A new study has revealed some genes come alive shortly after one is dead and named them ‘zombie genes’. A team of researchers from the University of Illinois Chicago (UIC) explains these zombie genes are inflammatory cells called glial cells. Observing activity in these genes in fresh brain tissues researchers found they grow long-arm like appendages hours after death. According to experts, these cells are responsible for cleaning things up after brain injuries like oxygen deprivation or stroke.
Dr Jeffrey Loeb, the John S. Garvin professor and head of neurology and rehabilitation at the UIC College of Medicine told Daily Mail while most studies suggest everything in the brain stops when the heart stops beating, but that is not the case. “Our findings will be needed to interpret research on human brain tissues. We just haven’t quantified these changes until now.”
In the study, which analysed fresh brain tissue collected during a standard brain surgery of a person with a neurological disorder, it was found that 80 per cent of the genes remained stable for 24 hours but a set of genes, called housekeeping genes tasked with providing cellular functions, were found to wake.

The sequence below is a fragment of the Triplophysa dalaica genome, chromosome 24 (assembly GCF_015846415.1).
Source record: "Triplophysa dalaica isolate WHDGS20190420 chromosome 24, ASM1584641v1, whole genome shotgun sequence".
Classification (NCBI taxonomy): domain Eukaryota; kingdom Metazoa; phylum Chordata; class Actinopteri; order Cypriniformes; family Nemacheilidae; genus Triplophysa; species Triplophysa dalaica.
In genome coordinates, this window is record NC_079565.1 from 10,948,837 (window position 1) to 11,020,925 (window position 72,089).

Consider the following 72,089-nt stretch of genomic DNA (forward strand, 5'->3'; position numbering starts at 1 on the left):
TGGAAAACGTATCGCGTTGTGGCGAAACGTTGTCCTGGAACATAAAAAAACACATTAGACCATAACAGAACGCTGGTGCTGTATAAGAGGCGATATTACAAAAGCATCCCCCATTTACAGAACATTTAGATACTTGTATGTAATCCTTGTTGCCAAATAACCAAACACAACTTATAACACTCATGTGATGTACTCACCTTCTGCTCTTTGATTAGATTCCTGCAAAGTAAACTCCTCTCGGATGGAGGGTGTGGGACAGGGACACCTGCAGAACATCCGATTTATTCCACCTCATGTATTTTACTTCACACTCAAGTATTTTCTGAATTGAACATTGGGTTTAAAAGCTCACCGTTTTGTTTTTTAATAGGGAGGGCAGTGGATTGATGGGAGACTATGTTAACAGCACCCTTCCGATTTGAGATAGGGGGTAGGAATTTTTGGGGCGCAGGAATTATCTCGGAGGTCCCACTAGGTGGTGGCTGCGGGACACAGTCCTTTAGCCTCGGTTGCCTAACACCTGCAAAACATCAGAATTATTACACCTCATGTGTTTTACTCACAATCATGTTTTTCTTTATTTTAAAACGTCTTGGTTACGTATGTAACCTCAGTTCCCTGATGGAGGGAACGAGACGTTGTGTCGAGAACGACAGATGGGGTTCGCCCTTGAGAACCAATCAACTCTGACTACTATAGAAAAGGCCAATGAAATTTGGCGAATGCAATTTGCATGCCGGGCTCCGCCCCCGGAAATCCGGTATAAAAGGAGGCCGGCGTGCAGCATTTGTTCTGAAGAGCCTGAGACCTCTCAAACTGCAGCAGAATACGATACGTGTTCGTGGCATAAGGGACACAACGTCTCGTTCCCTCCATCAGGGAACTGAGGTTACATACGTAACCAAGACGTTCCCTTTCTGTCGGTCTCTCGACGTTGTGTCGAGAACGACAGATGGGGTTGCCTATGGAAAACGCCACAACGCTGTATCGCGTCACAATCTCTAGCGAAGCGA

Another set, known to be present in neurons and involved with human brain activities like memory, thinking, seizure activity, degraded hours after death. These genes are used to study disorders like schizophrenia and Alzheimer’s,
The third set of genes, known as ‘zombie genes’ were found to increase their activity at the same time the neuronal genes were ramping down. Loeb says through their findings they know “which genes and cell types are stable and which degrade and which increase over time so that reduce the magnitude of these changes.”
Earlier, in 2016, another study had found similar results in animals showing more than 1000 genes were active even after death, some of which woke up 24 hours after the death. Researchers at the University of Washington studied two lab animals, mice and zebrafish, to look for any signs of genetic activity and the team found evidence of activity in 1063 genes after analyzing the mRNA from both animals.